It’s time for Throwback Thursday, ScienceFiction.com’s ongoing column dedicated to the great science fiction of the past. And for this Thursday, we thought, why not do a throwback that is a throwback in itself, i.e, a time-travel story. That’s why the subject of today is ‘The Girl Who Leapt Through Time’.
For those who are familiar with the title, you be asking which one? I’ll be focusing on the 1983 movie, which had a little bit of international acclaim, and led to a sequel made in 2010 that was translated and streaming on Netflix. I will not be touching on the millions of dramas and mangas based off the series.
This movie, however, is not for everyone. It has every quality of an artsy foreign film people used to make fun of in the 90s, including starting in black and white and moving into to color, then moving back into black and white, a 45-minute build-up to time travel, no climax really whatsoever, and the slowest payoff known to sci-fi.
And by pay off, I really just mean a strange ending involving a time traveler replacing a dead kid, and living his life.
But I’m getting ahead of myself. Let’s start with a day in the life of Kazuko Yoshiyama, or rather a few days in the life of Kazuko Yoshiyama. I did say it was a slow build, right? She goes skiing with her classmates, goes to school, does club activities, and spends a lot of time walking places with her two best friends, Goro and Kazuo.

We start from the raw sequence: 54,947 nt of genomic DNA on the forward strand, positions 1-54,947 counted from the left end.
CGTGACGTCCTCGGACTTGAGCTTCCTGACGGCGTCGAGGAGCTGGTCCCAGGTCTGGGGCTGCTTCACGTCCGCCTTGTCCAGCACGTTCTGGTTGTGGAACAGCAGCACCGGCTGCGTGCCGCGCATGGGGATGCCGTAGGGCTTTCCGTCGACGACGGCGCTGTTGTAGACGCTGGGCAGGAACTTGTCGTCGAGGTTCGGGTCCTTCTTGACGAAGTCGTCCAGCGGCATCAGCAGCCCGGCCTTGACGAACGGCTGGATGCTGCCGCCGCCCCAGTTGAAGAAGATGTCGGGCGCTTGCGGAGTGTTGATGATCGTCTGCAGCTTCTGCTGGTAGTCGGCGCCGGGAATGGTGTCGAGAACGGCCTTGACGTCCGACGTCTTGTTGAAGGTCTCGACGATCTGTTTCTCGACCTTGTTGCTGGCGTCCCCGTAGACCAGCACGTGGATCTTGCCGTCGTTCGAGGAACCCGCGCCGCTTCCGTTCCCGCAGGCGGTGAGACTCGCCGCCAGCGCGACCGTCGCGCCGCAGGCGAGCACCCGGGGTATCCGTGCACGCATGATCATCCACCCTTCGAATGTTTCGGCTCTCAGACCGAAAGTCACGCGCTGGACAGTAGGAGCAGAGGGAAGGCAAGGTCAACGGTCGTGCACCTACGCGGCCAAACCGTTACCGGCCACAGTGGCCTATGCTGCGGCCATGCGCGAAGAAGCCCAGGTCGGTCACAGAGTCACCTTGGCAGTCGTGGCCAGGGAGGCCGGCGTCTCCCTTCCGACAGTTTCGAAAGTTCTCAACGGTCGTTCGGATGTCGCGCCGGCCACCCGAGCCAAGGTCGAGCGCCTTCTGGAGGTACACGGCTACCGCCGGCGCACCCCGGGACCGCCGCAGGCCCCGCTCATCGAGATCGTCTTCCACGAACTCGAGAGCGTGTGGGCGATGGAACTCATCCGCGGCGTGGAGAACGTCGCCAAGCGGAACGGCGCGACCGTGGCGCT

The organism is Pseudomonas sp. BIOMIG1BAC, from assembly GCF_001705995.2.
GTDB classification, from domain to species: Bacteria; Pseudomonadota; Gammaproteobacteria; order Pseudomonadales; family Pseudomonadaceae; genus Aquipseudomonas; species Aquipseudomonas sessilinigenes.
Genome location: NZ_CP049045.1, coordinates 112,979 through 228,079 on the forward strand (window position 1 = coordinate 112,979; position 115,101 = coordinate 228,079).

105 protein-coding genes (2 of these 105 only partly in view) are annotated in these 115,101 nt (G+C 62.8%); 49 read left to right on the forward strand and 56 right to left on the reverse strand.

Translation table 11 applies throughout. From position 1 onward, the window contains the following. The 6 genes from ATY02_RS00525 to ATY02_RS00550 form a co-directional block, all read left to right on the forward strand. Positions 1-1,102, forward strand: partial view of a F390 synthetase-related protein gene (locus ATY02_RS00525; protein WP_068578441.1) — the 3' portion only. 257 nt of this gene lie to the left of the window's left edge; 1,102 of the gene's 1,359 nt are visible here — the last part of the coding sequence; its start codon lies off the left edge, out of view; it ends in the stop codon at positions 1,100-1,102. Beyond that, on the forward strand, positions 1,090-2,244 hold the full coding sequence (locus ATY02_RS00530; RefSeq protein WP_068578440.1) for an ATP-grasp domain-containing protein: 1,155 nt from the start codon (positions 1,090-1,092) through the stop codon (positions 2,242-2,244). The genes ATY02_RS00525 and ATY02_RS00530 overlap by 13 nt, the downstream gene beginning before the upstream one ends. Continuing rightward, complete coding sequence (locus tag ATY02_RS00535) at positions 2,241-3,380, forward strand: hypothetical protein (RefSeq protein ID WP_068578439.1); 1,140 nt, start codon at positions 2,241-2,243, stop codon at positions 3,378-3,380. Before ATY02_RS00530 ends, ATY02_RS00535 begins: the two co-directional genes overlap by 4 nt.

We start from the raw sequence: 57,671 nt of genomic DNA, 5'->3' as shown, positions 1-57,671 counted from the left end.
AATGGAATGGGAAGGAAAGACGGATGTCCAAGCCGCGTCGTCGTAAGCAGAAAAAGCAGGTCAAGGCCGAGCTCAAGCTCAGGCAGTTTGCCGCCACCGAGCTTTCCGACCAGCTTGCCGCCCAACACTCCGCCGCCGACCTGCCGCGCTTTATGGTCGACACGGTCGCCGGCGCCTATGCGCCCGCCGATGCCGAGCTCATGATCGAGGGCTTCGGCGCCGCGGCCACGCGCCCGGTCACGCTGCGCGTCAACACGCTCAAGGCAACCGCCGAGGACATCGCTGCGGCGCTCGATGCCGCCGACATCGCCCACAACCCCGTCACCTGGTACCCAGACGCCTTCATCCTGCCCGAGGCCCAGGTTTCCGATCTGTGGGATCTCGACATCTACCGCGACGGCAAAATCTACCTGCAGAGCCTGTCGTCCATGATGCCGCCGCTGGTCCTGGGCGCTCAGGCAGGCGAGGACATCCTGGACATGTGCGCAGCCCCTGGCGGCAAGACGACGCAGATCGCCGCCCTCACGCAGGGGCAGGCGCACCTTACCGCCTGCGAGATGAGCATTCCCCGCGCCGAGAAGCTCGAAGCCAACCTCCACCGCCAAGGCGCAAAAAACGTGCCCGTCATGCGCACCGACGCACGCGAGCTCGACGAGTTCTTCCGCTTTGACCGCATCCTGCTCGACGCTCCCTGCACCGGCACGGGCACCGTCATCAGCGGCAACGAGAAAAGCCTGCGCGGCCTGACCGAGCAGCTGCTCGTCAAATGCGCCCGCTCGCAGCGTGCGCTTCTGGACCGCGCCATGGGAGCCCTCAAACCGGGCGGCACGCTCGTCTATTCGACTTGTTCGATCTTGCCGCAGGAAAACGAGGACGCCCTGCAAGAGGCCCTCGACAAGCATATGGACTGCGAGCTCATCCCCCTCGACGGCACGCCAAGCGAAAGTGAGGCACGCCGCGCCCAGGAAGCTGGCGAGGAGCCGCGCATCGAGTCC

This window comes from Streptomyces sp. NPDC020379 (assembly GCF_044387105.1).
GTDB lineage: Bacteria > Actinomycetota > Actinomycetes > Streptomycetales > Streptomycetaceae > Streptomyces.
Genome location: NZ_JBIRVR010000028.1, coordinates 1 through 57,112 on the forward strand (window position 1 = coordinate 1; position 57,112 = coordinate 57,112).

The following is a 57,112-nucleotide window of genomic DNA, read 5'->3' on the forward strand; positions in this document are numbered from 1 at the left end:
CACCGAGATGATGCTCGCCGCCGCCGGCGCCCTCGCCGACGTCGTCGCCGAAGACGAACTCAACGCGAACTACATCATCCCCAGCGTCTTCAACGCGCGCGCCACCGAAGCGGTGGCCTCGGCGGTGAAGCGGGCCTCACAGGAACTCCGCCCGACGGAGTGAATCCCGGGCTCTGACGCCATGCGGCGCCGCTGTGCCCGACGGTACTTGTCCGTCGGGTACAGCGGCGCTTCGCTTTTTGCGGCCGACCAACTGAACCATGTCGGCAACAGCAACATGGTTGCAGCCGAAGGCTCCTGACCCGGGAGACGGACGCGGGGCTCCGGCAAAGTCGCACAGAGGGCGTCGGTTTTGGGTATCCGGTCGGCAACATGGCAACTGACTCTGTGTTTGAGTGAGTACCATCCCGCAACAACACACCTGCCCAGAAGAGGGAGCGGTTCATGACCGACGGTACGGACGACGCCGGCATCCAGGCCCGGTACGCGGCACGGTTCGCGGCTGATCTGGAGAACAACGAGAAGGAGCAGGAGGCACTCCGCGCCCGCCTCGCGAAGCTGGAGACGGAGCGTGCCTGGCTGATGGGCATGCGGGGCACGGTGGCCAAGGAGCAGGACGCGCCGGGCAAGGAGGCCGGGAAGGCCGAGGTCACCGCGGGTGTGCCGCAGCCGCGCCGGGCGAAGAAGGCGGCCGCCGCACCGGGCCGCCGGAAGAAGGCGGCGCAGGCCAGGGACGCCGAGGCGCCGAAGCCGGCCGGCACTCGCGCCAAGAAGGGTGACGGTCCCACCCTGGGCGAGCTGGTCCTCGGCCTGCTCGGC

It may sound a bit boring, but it’s really not. ‘The Girl Who Leapt Through Time’s charm is that is that it takes you on your own leap through time back to 1970s Japan, before the technological boom. There is a beauty and nostalgia in it for modern audiences, and a glimpse into a new world for the contemporary watchers. While it takes a while to get there, every element that seemed so inane, such as the teacher’s necktie, or the smell of lavender become very important as Kazuko begins to leap through time.
In the end, you find out that Kazuko was a time traveller from the year 2260, and while he and Kazuko fall in love, he does exactly what you expect in an artsy foreign film stereotype. He leaves her and erases the memories.
Originally a popular book, ‘The Girl Who Leapt Through Time’ has remained popular since its inception, and it’s a little hard to put one’s finger on why. I think it relies heavily on the reality of Kazuko’s life, and her reactions to her strange journeys through time. Nevertheless, even with the slow build, it remains a favorite of mine, if only to admire the bravery in its cinematography, though its techniques may seem not modern to us now.